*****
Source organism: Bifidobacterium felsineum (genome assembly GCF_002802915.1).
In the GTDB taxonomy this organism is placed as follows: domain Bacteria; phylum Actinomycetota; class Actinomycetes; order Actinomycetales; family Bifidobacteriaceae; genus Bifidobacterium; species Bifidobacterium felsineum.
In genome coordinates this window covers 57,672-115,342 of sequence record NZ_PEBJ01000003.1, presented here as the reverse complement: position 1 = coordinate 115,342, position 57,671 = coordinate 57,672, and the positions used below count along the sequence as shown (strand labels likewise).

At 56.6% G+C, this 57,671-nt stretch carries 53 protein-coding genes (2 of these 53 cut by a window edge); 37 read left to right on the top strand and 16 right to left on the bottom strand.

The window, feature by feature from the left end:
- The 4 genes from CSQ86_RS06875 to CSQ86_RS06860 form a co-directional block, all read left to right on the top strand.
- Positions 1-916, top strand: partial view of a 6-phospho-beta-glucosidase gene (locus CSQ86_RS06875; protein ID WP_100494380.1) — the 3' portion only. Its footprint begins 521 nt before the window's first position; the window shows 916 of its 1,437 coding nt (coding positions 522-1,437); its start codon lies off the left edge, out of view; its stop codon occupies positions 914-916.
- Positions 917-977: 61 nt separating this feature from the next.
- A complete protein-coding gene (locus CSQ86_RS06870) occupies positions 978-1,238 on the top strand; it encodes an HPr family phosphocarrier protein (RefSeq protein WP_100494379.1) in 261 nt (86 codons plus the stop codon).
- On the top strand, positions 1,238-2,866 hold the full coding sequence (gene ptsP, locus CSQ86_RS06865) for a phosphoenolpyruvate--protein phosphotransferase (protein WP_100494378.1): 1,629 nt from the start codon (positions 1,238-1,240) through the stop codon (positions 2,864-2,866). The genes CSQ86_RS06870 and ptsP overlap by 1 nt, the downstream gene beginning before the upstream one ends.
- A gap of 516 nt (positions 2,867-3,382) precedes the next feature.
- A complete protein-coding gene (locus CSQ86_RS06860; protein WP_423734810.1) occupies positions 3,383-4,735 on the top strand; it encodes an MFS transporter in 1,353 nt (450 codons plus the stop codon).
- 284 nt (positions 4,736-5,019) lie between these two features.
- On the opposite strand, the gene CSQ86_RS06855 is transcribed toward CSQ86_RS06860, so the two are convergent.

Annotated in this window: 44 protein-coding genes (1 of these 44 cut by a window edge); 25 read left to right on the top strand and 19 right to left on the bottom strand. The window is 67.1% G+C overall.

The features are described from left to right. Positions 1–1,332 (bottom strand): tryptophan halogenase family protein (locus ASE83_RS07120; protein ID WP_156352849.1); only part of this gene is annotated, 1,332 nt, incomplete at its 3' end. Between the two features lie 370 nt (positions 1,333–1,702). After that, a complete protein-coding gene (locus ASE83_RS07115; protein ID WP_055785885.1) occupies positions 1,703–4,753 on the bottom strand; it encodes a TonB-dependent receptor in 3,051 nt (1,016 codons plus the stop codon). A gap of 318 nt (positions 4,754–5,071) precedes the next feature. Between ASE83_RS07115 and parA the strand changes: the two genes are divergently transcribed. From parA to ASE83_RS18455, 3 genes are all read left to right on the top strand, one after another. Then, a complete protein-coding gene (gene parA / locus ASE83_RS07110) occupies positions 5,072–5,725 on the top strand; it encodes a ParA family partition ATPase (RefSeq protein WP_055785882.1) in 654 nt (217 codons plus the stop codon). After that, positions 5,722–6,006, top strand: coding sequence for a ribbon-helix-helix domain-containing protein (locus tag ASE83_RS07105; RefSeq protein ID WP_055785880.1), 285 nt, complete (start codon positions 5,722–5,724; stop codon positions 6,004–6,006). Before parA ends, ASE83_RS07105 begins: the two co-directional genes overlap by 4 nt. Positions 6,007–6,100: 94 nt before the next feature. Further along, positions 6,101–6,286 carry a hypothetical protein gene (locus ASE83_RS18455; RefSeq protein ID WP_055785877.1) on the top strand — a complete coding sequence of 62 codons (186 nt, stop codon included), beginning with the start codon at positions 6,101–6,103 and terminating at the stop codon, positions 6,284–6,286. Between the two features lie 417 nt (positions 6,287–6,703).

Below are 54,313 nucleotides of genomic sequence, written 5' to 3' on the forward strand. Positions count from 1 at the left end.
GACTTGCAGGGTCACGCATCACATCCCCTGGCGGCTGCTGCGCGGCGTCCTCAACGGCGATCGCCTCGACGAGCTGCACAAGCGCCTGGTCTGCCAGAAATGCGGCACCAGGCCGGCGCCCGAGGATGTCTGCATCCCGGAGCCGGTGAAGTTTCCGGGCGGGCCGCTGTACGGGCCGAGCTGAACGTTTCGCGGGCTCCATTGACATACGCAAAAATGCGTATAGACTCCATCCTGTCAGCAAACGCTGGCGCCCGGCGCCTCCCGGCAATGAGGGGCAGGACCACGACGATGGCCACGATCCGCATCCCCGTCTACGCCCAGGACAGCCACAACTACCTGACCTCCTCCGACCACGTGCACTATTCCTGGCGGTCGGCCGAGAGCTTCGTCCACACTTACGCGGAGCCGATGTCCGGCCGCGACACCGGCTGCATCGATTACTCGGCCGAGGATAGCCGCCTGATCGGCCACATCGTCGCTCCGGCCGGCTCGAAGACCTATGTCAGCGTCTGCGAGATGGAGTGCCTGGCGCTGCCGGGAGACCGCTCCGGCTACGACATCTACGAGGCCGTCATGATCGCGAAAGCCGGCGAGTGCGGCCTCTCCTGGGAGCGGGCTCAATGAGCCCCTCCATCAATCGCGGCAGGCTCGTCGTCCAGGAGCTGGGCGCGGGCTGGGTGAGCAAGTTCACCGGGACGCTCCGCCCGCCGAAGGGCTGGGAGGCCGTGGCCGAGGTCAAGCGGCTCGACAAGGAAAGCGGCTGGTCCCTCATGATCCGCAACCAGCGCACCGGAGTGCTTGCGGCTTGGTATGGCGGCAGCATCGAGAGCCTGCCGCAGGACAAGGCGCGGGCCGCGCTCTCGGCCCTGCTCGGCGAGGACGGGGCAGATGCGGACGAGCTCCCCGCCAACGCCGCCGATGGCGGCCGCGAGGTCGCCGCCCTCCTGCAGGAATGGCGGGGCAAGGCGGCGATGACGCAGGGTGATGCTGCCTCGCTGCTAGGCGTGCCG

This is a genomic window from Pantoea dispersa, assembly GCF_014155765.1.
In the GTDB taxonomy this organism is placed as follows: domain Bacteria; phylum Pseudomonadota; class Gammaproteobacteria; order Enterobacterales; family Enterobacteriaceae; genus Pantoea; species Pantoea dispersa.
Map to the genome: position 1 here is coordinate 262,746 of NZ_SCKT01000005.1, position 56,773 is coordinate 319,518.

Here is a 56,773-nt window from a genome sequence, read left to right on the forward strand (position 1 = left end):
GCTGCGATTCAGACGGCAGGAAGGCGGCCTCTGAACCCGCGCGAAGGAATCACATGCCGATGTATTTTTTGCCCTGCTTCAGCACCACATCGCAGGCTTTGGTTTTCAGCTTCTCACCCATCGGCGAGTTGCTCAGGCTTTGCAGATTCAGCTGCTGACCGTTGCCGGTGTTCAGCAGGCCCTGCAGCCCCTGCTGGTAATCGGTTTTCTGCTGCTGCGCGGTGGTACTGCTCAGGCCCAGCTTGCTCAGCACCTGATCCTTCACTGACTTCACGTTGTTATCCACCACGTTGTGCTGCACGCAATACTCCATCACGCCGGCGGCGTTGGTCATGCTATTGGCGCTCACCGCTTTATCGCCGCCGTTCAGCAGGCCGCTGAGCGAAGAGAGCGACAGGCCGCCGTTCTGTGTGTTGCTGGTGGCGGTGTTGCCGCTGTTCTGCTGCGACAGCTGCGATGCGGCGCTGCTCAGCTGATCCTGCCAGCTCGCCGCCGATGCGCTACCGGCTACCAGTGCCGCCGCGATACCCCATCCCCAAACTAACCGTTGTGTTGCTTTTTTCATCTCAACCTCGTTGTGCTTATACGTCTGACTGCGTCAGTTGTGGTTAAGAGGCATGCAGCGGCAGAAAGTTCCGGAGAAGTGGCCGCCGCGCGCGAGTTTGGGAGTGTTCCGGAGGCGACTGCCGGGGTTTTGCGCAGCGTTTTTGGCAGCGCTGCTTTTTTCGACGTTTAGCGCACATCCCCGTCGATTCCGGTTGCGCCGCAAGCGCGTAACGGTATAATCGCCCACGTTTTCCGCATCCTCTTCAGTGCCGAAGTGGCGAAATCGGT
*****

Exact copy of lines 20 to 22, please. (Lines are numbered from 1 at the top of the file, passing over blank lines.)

In the GTDB taxonomy this organism is placed as follows: domain Bacteria; phylum Pseudomonadota; class Gammaproteobacteria; order Enterobacterales; family Enterobacteriaceae; genus Pantoea; species Pantoea dispersa.
Map to the genome: position 1 here is coordinate 262,746 of NZ_SCKT01000005.1, position 56,773 is coordinate 319,518.

Here is a 56,773-nt window from a genome sequence, read left to right on the forward strand (position 1 = left end):